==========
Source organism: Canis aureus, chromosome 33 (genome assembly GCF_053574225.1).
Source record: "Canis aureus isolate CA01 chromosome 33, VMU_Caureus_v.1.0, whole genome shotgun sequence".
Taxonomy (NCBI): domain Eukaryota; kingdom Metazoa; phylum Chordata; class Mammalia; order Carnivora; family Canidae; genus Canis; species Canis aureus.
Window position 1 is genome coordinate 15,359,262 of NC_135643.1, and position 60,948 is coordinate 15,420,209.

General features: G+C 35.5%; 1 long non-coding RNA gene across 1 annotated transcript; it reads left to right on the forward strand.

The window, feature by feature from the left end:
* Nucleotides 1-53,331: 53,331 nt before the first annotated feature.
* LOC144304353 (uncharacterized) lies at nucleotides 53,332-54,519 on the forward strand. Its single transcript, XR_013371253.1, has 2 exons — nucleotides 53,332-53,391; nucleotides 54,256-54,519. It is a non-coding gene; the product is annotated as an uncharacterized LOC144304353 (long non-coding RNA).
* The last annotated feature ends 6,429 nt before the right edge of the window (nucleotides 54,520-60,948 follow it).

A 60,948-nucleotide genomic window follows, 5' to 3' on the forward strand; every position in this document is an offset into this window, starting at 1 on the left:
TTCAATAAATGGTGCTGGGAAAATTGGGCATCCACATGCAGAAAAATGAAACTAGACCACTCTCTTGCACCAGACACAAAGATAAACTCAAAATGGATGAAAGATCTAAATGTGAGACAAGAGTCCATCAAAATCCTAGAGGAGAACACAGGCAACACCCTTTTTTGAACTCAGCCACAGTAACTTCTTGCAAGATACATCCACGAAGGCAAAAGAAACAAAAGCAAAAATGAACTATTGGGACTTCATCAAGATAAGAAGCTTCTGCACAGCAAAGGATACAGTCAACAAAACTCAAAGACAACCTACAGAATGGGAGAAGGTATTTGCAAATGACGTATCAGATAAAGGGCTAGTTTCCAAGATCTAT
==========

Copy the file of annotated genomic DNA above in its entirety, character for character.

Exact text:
Source organism: Canis aureus, chromosome 33 (genome assembly GCF_053574225.1).
Source record: "Canis aureus isolate CA01 chromosome 33, VMU_Caureus_v.1.0, whole genome shotgun sequence".
Taxonomy (NCBI): domain Eukaryota; kingdom Metazoa; phylum Chordata; class Mammalia; order Carnivora; family Canidae; genus Canis; species Canis aureus.
Window position 1 is genome coordinate 15,359,262 of NC_135643.1, and position 60,948 is coordinate 15,420,209.

General features: G+C 35.5%; 1 long non-coding RNA gene across 1 annotated transcript; it reads left to right on the forward strand.

The window, feature by feature from the left end:
* Nucleotides 1-53,331: 53,331 nt before the first annotated feature.
* LOC144304353 (uncharacterized) lies at nucleotides 53,332-54,519 on the forward strand. Its single transcript, XR_013371253.1, has 2 exons — nucleotides 53,332-53,391; nucleotides 54,256-54,519. It is a non-coding gene; the product is annotated as an uncharacterized LOC144304353 (long non-coding RNA).
* The last annotated feature ends 6,429 nt before the right edge of the window (nucleotides 54,520-60,948 follow it).

A 60,948-nucleotide genomic window follows, 5' to 3' on the forward strand; every position in this document is an offset into this window, starting at 1 on the left:
TTCAATAAATGGTGCTGGGAAAATTGGGCATCCACATGCAGAAAAATGAAACTAGACCACTCTCTTGCACCAGACACAAAGATAAACTCAAAATGGATGAAAGATCTAAATGTGAGACAAGAGTCCATCAAAATCCTAGAGGAGAACACAGGCAACACCCTTTTTTGAACTCAGCCACAGTAACTTCTTGCAAGATACATCCACGAAGGCAAAAGAAACAAAAGCAAAAATGAACTATTGGGACTTCATCAAGATAAGAAGCTTCTGCACAGCAAAGGATACAGTCAACAAAACTCAAAGACAACCTACAGAATGGGAGAAGGTATTTGCAAATGACGTATCAGATAAAGGGCTAGTTTCCAAGATCTAT